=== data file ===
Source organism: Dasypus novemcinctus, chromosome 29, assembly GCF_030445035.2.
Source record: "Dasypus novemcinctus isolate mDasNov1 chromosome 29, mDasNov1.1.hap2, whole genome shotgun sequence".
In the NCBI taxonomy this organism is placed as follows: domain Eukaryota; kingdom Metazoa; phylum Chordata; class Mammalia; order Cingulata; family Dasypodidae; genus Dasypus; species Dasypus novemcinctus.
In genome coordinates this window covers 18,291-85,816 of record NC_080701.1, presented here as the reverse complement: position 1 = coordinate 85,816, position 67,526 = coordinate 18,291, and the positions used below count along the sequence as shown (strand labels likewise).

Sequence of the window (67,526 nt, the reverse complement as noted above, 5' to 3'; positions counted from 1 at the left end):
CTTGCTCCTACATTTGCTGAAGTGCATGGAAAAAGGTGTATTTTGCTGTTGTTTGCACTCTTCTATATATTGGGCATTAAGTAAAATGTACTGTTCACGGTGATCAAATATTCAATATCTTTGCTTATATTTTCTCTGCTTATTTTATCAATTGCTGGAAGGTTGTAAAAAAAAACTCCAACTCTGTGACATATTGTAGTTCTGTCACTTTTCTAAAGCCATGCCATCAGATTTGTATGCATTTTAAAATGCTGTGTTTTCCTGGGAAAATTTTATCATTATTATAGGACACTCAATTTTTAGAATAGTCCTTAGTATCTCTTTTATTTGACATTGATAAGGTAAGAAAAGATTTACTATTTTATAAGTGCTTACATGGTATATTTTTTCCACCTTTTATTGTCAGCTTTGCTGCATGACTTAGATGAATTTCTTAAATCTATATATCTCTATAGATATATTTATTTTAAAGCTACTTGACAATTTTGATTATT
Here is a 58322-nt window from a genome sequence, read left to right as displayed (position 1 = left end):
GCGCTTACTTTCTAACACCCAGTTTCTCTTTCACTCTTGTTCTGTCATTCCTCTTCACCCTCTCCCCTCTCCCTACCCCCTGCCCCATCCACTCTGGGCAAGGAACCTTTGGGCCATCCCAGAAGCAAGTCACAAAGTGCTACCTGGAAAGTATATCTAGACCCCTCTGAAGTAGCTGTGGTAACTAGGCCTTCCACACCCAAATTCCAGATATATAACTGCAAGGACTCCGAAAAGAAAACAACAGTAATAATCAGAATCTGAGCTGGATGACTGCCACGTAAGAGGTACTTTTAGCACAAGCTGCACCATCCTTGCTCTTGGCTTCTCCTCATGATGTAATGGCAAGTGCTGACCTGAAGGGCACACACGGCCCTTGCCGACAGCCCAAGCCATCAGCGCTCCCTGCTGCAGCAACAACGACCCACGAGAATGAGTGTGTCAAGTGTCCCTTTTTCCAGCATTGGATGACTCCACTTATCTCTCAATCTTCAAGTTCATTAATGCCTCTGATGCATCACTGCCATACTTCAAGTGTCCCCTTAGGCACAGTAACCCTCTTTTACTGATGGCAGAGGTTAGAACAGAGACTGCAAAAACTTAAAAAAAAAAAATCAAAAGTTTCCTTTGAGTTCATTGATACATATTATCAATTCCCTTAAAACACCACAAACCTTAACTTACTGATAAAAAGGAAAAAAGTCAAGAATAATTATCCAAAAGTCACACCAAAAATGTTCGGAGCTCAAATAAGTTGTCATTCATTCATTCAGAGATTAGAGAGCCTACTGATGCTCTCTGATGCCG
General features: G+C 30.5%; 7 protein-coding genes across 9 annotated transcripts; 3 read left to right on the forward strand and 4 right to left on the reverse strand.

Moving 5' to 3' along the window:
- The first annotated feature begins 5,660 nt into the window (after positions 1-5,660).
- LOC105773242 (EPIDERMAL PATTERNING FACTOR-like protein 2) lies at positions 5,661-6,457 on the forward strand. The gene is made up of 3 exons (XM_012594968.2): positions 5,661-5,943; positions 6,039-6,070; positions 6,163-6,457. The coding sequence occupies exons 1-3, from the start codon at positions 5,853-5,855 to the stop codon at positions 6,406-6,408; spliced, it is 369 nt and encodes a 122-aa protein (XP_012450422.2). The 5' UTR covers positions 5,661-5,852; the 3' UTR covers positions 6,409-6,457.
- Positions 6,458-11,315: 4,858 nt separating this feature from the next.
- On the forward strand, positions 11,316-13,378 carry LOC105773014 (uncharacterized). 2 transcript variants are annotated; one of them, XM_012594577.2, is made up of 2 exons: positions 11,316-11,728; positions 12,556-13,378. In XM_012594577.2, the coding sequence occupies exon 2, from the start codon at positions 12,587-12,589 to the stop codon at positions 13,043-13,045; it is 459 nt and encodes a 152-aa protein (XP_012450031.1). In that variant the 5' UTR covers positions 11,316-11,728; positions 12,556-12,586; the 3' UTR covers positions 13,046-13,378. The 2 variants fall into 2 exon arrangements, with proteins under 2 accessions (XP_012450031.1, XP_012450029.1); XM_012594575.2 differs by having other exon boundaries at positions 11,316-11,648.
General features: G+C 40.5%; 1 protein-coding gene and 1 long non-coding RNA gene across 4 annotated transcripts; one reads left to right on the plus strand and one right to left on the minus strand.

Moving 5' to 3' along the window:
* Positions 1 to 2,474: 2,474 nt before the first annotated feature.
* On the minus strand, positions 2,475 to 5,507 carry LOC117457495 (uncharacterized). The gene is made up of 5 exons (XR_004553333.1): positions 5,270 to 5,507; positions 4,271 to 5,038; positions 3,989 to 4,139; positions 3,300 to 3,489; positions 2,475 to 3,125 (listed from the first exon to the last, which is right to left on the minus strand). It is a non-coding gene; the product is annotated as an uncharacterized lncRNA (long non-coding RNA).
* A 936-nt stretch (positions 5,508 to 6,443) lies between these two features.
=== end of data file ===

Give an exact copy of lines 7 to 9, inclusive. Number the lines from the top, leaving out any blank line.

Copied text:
Here is a 58322-nt window from a genome sequence, read left to right as displayed (position 1 = left end):
GCGCTTACTTTCTAACACCCAGTTTCTCTTTCACTCTTGTTCTGTCATTCCTCTTCACCCTCTCCCCTCTCCCTACCCCCTGCCCCATCCACTCTGGGCAAGGAACCTTTGGGCCATCCCAGAAGCAAGTCACAAAGTGCTACCTGGAAAGTATATCTAGACCCCTCTGAAGTAGCTGTGGTAACTAGGCCTTCCACACCCAAATTCCAGATATATAACTGCAAGGACTCCGAAAAGAAAACAACAGTAATAATCAGAATCTGAGCTGGATGACTGCCACGTAAGAGGTACTTTTAGCACAAGCTGCACCATCCTTGCTCTTGGCTTCTCCTCATGATGTAATGGCAAGTGCTGACCTGAAGGGCACACACGGCCCTTGCCGACAGCCCAAGCCATCAGCGCTCCCTGCTGCAGCAACAACGACCCACGAGAATGAGTGTGTCAAGTGTCCCTTTTTCCAGCATTGGATGACTCCACTTATCTCTCAATCTTCAAGTTCATTAATGCCTCTGATGCATCACTGCCATACTTCAAGTGTCCCCTTAGGCACAGTAACCCTCTTTTACTGATGGCAGAGGTTAGAACAGAGACTGCAAAAACTTAAAAAAAAAAAATCAAAAGTTTCCTTTGAGTTCATTGATACATATTATCAATTCCCTTAAAACACCACAAACCTTAACTTACTGATAAAAAGGAAAAAAGTCAAGAATAATTATCCAAAAGTCACACCAAAAATGTTCGGAGCTCAAATAAGTTGTCATTCATTCATTCAGAGATTAGAGAGCCTACTGATGCTCTCTGATGCCG
General features: G+C 30.5%; 7 protein-coding genes across 9 annotated transcripts; 3 read left to right on the forward strand and 4 right to left on the reverse strand.